Originally written on Fox Sports Ohio  |  Last updated 10/21/14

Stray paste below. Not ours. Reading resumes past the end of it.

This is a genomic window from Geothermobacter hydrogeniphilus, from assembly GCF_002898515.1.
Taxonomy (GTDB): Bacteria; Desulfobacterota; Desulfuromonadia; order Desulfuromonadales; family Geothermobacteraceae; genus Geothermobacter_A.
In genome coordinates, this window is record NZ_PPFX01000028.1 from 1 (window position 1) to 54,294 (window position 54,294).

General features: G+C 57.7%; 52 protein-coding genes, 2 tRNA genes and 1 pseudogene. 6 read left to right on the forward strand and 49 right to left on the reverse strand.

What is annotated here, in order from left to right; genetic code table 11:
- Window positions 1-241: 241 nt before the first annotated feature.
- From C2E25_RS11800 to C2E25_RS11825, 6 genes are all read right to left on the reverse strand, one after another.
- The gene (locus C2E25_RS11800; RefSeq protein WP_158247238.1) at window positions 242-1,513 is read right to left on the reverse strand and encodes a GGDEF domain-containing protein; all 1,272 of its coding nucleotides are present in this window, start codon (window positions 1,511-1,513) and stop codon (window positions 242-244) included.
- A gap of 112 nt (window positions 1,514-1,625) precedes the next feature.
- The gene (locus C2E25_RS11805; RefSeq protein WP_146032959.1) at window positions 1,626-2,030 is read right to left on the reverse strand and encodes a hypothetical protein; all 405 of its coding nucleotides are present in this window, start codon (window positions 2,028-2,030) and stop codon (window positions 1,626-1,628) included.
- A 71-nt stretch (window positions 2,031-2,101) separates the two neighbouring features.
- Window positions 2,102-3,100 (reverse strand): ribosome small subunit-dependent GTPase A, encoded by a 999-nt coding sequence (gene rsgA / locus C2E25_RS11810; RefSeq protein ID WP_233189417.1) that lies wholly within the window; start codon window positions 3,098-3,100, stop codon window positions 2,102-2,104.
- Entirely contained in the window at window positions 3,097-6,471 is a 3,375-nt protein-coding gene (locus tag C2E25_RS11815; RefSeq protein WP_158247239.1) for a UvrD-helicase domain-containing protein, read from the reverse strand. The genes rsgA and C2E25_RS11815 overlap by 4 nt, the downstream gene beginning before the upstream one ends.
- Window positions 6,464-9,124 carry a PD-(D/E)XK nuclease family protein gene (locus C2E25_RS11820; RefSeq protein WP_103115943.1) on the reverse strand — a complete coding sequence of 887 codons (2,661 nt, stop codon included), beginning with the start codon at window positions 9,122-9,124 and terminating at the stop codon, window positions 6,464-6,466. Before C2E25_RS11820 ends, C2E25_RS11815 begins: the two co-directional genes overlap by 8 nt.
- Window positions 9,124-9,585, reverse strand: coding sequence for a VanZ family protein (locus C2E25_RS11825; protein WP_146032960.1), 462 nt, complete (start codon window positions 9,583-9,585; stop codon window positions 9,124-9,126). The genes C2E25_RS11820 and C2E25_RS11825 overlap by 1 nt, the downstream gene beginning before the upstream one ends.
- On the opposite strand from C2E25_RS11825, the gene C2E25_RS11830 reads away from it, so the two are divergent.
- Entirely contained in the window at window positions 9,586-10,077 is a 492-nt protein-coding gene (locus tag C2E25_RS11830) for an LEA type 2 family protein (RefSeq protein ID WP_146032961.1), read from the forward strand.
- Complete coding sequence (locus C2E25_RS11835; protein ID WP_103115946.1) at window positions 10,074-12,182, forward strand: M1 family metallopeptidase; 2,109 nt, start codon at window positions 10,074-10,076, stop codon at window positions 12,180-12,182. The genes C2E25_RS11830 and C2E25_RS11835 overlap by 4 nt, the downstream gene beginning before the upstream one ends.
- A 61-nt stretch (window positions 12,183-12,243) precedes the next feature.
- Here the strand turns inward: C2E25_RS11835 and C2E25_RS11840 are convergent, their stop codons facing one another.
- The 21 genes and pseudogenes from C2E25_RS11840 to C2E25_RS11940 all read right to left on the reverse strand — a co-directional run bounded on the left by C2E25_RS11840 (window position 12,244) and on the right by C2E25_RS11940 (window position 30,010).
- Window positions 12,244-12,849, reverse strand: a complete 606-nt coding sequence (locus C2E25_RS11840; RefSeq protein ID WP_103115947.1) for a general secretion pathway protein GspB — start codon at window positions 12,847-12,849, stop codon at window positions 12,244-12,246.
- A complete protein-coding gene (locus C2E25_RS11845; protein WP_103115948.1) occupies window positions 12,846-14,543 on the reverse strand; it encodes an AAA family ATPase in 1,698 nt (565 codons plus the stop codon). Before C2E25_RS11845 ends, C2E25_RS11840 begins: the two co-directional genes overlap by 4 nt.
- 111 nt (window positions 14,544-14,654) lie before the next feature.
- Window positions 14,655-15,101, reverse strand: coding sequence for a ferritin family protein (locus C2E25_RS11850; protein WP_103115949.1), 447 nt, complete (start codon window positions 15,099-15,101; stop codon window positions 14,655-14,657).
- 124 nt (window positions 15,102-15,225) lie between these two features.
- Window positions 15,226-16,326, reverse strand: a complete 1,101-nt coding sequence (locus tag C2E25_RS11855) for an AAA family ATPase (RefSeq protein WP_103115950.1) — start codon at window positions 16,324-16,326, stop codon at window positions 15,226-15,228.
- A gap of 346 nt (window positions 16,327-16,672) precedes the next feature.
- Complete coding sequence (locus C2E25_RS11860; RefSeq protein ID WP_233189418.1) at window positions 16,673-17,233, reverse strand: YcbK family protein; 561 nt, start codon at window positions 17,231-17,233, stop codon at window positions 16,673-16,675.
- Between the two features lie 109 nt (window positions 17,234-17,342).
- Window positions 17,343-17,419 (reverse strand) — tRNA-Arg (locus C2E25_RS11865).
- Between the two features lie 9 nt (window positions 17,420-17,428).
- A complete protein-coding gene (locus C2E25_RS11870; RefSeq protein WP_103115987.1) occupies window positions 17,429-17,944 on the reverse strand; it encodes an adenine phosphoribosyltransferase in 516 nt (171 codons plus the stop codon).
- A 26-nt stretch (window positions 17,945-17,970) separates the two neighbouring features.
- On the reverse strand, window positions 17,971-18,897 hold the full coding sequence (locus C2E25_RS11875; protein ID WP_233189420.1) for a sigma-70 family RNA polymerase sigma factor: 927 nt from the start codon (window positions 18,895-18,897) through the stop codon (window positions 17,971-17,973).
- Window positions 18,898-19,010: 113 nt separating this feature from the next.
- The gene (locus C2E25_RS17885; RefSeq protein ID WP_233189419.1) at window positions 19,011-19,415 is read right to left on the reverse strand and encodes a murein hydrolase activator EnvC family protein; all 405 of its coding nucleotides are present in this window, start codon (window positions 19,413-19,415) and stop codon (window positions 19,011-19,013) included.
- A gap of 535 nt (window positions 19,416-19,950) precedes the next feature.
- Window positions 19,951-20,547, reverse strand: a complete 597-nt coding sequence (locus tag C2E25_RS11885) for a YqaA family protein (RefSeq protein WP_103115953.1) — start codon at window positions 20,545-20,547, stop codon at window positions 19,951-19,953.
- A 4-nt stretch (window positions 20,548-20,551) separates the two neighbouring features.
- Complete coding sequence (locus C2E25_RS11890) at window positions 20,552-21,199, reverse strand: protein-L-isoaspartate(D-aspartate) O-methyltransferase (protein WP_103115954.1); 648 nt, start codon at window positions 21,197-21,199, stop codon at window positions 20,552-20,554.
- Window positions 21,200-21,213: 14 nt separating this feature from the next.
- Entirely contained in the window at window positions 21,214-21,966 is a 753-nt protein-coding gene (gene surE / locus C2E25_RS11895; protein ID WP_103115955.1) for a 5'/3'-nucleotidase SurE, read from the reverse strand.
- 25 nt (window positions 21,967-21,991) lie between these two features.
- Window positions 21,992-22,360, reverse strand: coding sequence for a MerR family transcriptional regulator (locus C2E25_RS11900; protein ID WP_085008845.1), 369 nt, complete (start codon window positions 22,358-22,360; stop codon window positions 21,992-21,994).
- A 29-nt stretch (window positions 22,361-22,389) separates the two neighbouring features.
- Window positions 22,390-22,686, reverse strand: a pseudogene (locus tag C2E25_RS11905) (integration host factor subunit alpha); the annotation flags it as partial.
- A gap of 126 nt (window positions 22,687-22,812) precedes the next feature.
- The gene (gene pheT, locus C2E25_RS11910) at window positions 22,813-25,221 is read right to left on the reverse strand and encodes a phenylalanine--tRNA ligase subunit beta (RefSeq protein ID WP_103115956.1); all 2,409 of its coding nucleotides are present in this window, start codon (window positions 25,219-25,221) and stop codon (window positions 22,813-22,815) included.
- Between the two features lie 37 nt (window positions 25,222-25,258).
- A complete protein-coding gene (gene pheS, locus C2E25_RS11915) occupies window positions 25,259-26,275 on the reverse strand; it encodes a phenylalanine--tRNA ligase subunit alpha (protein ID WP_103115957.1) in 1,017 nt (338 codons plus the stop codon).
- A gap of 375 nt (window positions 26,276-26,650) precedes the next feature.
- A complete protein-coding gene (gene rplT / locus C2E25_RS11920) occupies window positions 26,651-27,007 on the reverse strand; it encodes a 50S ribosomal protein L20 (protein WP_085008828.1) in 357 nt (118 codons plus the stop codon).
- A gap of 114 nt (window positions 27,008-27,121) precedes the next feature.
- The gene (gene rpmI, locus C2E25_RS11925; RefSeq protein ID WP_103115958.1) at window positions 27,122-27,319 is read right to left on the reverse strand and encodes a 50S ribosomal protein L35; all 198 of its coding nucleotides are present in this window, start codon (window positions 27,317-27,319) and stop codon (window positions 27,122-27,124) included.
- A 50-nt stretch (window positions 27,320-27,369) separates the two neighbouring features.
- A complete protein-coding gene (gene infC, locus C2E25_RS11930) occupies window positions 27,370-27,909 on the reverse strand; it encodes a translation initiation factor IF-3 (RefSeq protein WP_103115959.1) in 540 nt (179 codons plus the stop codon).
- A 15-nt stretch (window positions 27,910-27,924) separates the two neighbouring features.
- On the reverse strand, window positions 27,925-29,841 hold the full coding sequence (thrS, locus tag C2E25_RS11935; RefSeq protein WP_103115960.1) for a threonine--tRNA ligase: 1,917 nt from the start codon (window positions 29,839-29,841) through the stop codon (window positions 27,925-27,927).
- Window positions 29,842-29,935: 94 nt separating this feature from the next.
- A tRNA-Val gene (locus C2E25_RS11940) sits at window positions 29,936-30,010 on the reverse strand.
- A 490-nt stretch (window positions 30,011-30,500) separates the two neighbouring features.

The Cincinnati Bengals will try to bring things full circle on Saturday Its been 22 years since the Bengals last won a playoff game -- and that win came over Houston, in Houston, 41-14 in a wild card playoff game on Jan. 6, 1991. A win Saturday in the same city in the same round ends a 20-year playoff drought -- and gives the Bengals their first road playoff win in team history. The Texans are a three-point favorite, which means they are favored because they are at home. Given that the home field is worth three points, this game is pretty much a tossup. Can the Bengals win? Of course. Houston is starting a less experienced rookie than Andy Dalton at quarterback (T.J. Yates), and the Texans lost three in a row heading into the playoffs. Cincinnati has to hope Dalton is healthy. He missed part of the weeks practice due to the flu, but is expected to play. Then the Bengals fine offensive line has to keep him upright. Houstons pass rush (44 sacks, sixth in the league) swarms from every angle. Those are practical elements to the game, but there are three other more philosophical, Kierkegaardian elements to this game that are also important to Cincinnatis hopes: --Limit the run. Houston can win with a third-string rookie at quarterback because of its running game. The Texans ranked second in the league, averaging 153 yards per game. The Texans came within 58 yards of putting two 1,000-yard rushers in the backfield. Backup Ben Tate ran for 942 yards, and starter Arian Foster had 1,224. Running effectively sets up everything the Texans like to do, which is run, then use play-action to throw. Stopping the run limits the offenses effectiveness, and makes the Texans more one-dimensional. At that point, Houston would have to depend on Yates, and the Bengals could turn the pass rush loose. Stopping the run sounds all well and good, but doing so will be extremely difficult. The last time Houston was held under 100 yards rushing as a team was Nov. 27 against Jacksonville. In nine of the last 10 games, the Texans have rushed for at least 144 yards -- and twice went over 200. The silver lining: Cincinnati was the team that held the Texans to 144, and Houston won 20-19 on a last-minute drive. That 144 number is a little deceiving, though, because Yates had 36 while Tate and Foster combined for 23 carries for 108 yards. The Bengals need to be better, but they would accept that yardage total from the two backs -- especially if they can limit the Texans points. --Help A.J. Green. Wade Phillips turned Houston from the 30th ranked defense to the second. He is a wise man, and an excellent coordinator. So his plan today will focus on stopping sensational Bengals rookie A.J. Green. Somebody has to help, be it Jerome Simpson, Jermaine Gresham or another player. If Green is doubled, somebody else has to be open. That someone has to take advantage, and give Dalton the support hell need. Greens health also is key. Since he sprained his shoulder on Dec. 18, hes only caught six of the 20 passes thrown his way -- for a long of 18 yards (though he was ridiculously mugged in the end zone on the second-last play of the loss to Baltimore, with no flag thrown). It would be great if Green could get himself untracked in his first playoff game, but Phillips will do all he can to ensure that does not happen. Thats why someone else has to come up with the big catches. --Win the the big plays. Ray Rice runs of 70 and 46 yards did the Bengals in in the season finale. Those runs are the reason Baltimore earned a bye and the Bengals lost. Limit those big plays, and who knows what happens in the season finale. The same is true in Houston. If Cincinnati plays patient, solid defense it will be fine. The Texans will get yards -- they are built to do so. But Cincinnati cant worry about Houston chipping away. The major focus has to be on stopping the big play and preventing points. Stopping the big play will keep them in the game, and if the Bengals get a big play or two of their own and get a lead, all the better. The Bengals were not expected to be playing at this point of the season, but a lot of things happened this season with the Bengals that were not supposed to happen. Cincinnati will not go into this game feeling lucky; it will go in believing it can win, and expecting to win. Can they pull it off? It could just be that kind of year.

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